You’d also have to believe that declining home values will not create more loss.

If we really are in the ninth inning, as Morgan Stanley’s Mack says, we’re in a double header.

Why It’ll Get Worse for Banks

Again, until housing bottoms (2010, if we’re lucky) banks will not bottom.

U.S. foreclosures filings are up 65%. Bank seizures just about doubled in April, year over year. And more than 243,000 properties are in "some stage of foreclosure," says Bloomberg.

Bank repossessions were up 145% in April 2008, as compared to 54,574 in April 2007. And banks will repossess another 60,000 properties a month through December.

Worse, according to inventory numbers, there are now 4.048 million existing homes on the market, a year over year jump of 6.6%. Combine that inventory rise with tumbling sales, and we have rising months of supply. At current pace, it’d take about 9.9 months to clear supply. That’s up by 9.6 months in February and 7.5 months year over year.

And as long as buyers buy homes they can’t afford, the situation will grow worse.

But Go Ahead. Buy a Home. The Media has it All Wrong.

Why buy now? Media is wrong about housing slump, says Blanche Evans, senior editor of Realty Times.

Why buy a house now? You’ve been getting bad information. Here’s why, she says.

"The financial press is worried that they might have gone too far – paralyzing the nation into recession by piling on housing. So they’re finally beginning to question the indexes where they get their data, and whether the news is really as bad as it seems. Slowly but surely, headlines are changing from Don’t Buy A Home Now to Is It Time To Buy? Stop listening to the media. Go buy a home."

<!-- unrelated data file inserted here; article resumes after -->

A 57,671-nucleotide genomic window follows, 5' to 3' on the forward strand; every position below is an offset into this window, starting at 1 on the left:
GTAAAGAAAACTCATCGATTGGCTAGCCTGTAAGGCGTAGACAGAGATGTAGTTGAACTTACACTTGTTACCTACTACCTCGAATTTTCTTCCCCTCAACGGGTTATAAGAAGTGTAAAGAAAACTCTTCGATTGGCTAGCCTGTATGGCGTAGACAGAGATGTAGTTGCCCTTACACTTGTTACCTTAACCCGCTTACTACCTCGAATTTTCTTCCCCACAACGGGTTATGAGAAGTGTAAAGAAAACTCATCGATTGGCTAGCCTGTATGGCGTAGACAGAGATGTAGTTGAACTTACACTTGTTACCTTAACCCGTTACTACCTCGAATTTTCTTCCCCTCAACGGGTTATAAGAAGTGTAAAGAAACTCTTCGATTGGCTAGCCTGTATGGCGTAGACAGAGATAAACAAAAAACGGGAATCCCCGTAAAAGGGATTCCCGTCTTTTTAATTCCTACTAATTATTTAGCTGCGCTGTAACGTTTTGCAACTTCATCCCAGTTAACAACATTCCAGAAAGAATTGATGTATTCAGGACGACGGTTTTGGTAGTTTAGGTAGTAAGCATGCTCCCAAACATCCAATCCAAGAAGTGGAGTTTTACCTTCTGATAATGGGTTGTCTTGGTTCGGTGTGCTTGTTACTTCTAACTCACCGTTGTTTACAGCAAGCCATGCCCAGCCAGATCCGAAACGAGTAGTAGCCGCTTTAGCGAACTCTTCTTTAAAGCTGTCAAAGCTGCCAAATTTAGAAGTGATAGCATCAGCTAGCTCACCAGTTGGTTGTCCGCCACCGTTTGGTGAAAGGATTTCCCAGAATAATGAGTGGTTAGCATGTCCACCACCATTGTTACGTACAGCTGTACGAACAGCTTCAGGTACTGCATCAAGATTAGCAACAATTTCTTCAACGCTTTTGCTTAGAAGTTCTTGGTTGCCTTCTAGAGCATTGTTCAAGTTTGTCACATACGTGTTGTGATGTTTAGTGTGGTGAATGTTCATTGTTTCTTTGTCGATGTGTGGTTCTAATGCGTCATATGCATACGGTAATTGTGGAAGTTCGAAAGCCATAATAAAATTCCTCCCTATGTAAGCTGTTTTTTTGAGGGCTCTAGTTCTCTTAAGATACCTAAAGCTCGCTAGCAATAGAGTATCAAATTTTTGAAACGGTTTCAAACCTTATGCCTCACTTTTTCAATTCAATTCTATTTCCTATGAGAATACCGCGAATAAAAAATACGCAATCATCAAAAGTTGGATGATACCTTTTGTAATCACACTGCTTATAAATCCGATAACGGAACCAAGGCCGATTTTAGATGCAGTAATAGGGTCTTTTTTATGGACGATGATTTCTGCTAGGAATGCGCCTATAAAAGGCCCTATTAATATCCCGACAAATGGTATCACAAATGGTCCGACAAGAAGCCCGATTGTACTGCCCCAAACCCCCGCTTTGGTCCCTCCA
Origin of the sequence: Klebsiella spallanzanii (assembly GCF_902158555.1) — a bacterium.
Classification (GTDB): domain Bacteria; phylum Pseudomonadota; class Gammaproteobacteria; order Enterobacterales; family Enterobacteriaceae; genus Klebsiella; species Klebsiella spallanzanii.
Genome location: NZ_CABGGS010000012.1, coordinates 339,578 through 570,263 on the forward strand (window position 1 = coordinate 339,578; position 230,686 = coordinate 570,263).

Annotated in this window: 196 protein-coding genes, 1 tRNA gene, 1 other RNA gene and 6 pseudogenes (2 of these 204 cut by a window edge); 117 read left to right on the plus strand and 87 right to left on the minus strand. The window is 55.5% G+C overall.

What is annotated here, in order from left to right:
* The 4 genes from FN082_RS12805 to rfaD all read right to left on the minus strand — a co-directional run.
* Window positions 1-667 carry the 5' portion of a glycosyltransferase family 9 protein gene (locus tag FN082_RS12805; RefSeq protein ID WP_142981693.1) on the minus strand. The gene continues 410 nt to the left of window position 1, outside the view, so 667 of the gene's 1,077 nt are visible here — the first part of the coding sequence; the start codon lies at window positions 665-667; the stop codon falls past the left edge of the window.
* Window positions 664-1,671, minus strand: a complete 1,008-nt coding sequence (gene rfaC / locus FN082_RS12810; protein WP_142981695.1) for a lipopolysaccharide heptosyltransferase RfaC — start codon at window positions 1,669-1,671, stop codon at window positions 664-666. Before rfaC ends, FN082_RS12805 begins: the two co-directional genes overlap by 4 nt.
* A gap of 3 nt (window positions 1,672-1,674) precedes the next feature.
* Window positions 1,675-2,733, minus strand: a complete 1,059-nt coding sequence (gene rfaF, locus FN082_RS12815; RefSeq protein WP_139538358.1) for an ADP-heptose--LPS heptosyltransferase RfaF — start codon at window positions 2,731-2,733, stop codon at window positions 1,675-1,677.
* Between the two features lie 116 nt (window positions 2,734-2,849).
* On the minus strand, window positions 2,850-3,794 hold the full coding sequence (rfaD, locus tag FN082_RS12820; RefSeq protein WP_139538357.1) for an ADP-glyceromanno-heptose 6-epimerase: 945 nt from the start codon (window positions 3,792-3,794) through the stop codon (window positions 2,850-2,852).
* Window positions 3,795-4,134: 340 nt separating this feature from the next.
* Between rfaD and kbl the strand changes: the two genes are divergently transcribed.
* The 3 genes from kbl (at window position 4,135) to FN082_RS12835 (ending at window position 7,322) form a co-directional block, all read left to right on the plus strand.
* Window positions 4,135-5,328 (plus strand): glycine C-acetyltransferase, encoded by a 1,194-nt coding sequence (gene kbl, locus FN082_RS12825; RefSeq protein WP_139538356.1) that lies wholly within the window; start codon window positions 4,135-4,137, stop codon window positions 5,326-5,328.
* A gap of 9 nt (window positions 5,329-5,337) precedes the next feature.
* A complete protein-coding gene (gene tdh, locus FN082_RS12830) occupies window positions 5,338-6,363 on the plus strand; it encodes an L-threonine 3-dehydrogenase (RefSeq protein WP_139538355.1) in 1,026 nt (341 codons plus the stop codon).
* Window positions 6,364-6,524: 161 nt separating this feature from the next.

The Housing Market Outlook is Bleak

When the nation’s biggest buyer of home mortgages racks up $2 billion in quarterly losses and forecasts a steeper drop for home prices, it’s not a time to buy anything. Fannie Mae lost $2.57 a share ($2.2 billion) in Q1 2008, as compared to a year earlier profit of 85 cents a share ($961 million). And if it takes on too much financial risk, as foreclosures continue to mount, the global financial system will be rocked.

Even David Lereah has put down his housing pom-poms.

Last time we heard former NAR chief economist, David Lereah, he was leaving his post, discredited by years of pumping a dying housing market, and daily blog attacks.

But has the cheerleader that declared a market bottom in September 2006 changed his tune? Yep.

"We’re not at the bottom. [People] want it to be near the bottom, but we’re not there yet. The leading indicators are still very bad. Pending home sales are still in bad shape. Mortgage applications are low … There’s still supply out there in abundance … This thing is going to get worse before it gets better."

The housing boom he says "got so out of hand, and none of us realized the magnitude of it until it was too late."

If only we could convince Lawrence Yun, Blanche Evans, countless banking CEOs, and the sheep that believe in a mythical bottom.

Ignore the banking CEOs. Short their stocks. Oh, and ignore the realtors wearing rose-colored glasses.

Listen—we’re not economically pessimistic here at Wealth Daily. But we are realists, and we want to show you how to profit from even the most bearish of situations. This is one of them. 

Good Investing,

Ian L. Cooper